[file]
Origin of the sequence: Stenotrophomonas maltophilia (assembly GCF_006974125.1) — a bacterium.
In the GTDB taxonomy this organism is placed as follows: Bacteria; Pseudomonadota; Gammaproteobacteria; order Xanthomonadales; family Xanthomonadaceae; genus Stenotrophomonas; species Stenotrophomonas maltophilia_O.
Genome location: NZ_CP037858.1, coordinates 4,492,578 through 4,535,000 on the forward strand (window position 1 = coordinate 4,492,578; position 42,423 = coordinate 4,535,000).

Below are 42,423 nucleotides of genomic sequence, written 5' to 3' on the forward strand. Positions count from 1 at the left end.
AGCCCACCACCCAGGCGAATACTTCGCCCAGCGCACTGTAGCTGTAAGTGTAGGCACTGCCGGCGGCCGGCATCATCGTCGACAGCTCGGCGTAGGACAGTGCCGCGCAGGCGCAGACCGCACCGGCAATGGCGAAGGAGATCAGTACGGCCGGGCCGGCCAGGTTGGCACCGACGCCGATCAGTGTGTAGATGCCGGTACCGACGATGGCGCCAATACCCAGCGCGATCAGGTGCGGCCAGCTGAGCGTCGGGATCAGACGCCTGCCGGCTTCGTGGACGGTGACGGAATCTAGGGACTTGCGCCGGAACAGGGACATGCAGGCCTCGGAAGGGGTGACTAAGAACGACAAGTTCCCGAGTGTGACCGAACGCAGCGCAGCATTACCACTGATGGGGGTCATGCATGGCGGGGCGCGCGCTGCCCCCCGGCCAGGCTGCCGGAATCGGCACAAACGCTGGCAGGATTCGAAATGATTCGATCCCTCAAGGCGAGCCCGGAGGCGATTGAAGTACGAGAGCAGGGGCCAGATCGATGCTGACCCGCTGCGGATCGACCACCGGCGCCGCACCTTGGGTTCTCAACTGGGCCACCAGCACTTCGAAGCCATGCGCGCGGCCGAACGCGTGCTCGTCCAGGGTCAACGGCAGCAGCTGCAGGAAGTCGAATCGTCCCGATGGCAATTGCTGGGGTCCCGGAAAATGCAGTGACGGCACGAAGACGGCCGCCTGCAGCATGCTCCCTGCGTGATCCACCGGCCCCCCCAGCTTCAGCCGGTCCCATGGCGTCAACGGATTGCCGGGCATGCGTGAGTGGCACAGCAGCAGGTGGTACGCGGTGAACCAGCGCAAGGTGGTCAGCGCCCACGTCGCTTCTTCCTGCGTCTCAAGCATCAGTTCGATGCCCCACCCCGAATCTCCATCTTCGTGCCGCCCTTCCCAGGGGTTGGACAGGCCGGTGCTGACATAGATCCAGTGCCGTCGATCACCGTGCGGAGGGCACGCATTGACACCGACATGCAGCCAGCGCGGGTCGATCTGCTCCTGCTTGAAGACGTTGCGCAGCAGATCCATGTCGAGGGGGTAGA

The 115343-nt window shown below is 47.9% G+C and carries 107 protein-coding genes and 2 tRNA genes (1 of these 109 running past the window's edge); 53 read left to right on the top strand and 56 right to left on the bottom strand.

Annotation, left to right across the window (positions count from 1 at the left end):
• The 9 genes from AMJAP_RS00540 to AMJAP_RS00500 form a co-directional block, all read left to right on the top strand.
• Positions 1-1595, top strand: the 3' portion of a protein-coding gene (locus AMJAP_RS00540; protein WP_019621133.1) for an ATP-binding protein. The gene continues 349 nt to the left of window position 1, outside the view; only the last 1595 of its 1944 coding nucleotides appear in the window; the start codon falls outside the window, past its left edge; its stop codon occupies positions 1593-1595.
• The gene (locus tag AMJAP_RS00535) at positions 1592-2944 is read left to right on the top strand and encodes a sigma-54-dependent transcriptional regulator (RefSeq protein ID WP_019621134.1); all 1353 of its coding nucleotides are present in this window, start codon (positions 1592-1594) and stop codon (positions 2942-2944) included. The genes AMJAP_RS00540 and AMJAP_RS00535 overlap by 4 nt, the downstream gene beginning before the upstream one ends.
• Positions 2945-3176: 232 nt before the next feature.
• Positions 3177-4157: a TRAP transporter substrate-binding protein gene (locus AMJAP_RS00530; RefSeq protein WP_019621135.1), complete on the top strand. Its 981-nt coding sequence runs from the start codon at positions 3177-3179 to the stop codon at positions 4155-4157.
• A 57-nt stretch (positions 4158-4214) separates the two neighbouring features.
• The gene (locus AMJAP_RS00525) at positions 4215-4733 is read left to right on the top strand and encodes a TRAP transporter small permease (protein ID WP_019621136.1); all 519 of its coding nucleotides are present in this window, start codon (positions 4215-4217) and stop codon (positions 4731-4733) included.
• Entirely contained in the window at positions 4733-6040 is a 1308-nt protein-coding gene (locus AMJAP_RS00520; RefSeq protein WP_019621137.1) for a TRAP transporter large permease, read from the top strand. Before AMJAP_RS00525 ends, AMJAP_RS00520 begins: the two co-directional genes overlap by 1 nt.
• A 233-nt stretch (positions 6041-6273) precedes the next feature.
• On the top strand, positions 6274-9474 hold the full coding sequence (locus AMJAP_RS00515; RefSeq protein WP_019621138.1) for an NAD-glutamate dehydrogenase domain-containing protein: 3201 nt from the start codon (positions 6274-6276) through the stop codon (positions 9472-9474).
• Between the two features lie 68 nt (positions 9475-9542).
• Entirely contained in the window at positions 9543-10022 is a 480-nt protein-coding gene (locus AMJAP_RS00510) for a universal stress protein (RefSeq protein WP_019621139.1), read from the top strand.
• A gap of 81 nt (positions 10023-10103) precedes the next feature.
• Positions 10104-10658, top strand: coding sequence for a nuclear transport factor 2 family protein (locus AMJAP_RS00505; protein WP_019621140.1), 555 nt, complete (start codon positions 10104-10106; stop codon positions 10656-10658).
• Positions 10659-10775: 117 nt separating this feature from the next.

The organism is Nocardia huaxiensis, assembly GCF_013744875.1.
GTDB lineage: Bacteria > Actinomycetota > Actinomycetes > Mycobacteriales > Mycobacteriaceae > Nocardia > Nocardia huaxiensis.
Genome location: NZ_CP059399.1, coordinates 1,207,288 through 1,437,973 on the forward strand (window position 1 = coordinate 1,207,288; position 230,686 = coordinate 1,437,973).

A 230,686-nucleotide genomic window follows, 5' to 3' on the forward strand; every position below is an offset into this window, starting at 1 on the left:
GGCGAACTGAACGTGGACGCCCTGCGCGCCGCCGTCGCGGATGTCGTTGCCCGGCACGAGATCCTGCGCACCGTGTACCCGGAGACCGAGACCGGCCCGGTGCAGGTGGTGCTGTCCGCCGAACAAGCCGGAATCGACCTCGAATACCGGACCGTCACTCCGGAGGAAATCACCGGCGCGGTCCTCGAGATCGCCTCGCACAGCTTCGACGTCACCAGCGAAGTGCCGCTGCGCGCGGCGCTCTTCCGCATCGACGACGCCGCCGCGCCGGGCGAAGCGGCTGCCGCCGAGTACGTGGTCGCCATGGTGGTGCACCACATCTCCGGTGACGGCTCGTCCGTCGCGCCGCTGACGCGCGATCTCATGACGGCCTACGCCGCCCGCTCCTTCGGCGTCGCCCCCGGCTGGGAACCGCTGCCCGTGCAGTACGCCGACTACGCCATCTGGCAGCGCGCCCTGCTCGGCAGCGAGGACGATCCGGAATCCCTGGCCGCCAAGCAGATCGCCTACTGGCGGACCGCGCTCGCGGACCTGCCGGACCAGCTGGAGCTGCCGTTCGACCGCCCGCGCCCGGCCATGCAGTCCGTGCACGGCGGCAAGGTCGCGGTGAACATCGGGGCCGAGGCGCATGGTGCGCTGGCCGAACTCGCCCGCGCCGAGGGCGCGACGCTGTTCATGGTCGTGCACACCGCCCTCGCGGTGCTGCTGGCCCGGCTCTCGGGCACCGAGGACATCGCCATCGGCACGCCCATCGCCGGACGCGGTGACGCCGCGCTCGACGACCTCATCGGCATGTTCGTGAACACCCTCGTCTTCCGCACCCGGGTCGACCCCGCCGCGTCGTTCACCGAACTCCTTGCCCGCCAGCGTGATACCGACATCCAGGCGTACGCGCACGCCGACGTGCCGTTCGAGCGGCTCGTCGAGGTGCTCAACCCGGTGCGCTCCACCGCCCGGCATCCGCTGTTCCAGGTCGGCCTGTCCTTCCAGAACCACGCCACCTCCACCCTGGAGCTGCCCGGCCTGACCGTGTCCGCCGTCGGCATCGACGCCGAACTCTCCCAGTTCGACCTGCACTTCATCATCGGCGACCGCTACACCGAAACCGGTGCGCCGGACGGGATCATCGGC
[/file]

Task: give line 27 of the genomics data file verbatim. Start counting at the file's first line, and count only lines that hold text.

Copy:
GGCGAACTGAACGTGGACGCCCTGCGCGCCGCCGTCGCGGATGTCGTTGCCCGGCACGAGATCCTGCGCACCGTGTACCCGGAGACCGAGACCGGCCCGGTGCAGGTGGTGCTGTCCGCCGAACAAGCCGGAATCGACCTCGAATACCGGACCGTCACTCCGGAGGAAATCACCGGCGCGGTCCTCGAGATCGCCTCGCACAGCTTCGACGTCACCAGCGAAGTGCCGCTGCGCGCGGCGCTCTTCCGCATCGACGACGCCGCCGCGCCGGGCGAAGCGGCTGCCGCCGAGTACGTGGTCGCCATGGTGGTGCACCACATCTCCGGTGACGGCTCGTCCGTCGCGCCGCTGACGCGCGATCTCATGACGGCCTACGCCGCCCGCTCCTTCGGCGTCGCCCCCGGCTGGGAACCGCTGCCCGTGCAGTACGCCGACTACGCCATCTGGCAGCGCGCCCTGCTCGGCAGCGAGGACGATCCGGAATCCCTGGCCGCCAAGCAGATCGCCTACTGGCGGACCGCGCTCGCGGACCTGCCGGACCAGCTGGAGCTGCCGTTCGACCGCCCGCGCCCGGCCATGCAGTCCGTGCACGGCGGCAAGGTCGCGGTGAACATCGGGGCCGAGGCGCATGGTGCGCTGGCCGAACTCGCCCGCGCCGAGGGCGCGACGCTGTTCATGGTCGTGCACACCGCCCTCGCGGTGCTGCTGGCCCGGCTCTCGGGCACCGAGGACATCGCCATCGGCACGCCCATCGCCGGACGCGGTGACGCCGCGCTCGACGACCTCATCGGCATGTTCGTGAACACCCTCGTCTTCCGCACCCGGGTCGACCCCGCCGCGTCGTTCACCGAACTCCTTGCCCGCCAGCGTGATACCGACATCCAGGCGTACGCGCACGCCGACGTGCCGTTCGAGCGGCTCGTCGAGGTGCTCAACCCGGTGCGCTCCACCGCCCGGCATCCGCTGTTCCAGGTCGGCCTGTCCTTCCAGAACCACGCCACCTCCACCCTGGAGCTGCCCGGCCTGACCGTGTCCGCCGTCGGCATCGACGCCGAACTCTCCCAGTTCGACCTGCACTTCATCATCGGCGACCGCTACACCGAAACCGGTGCGCCGGACGGGATCATCGGC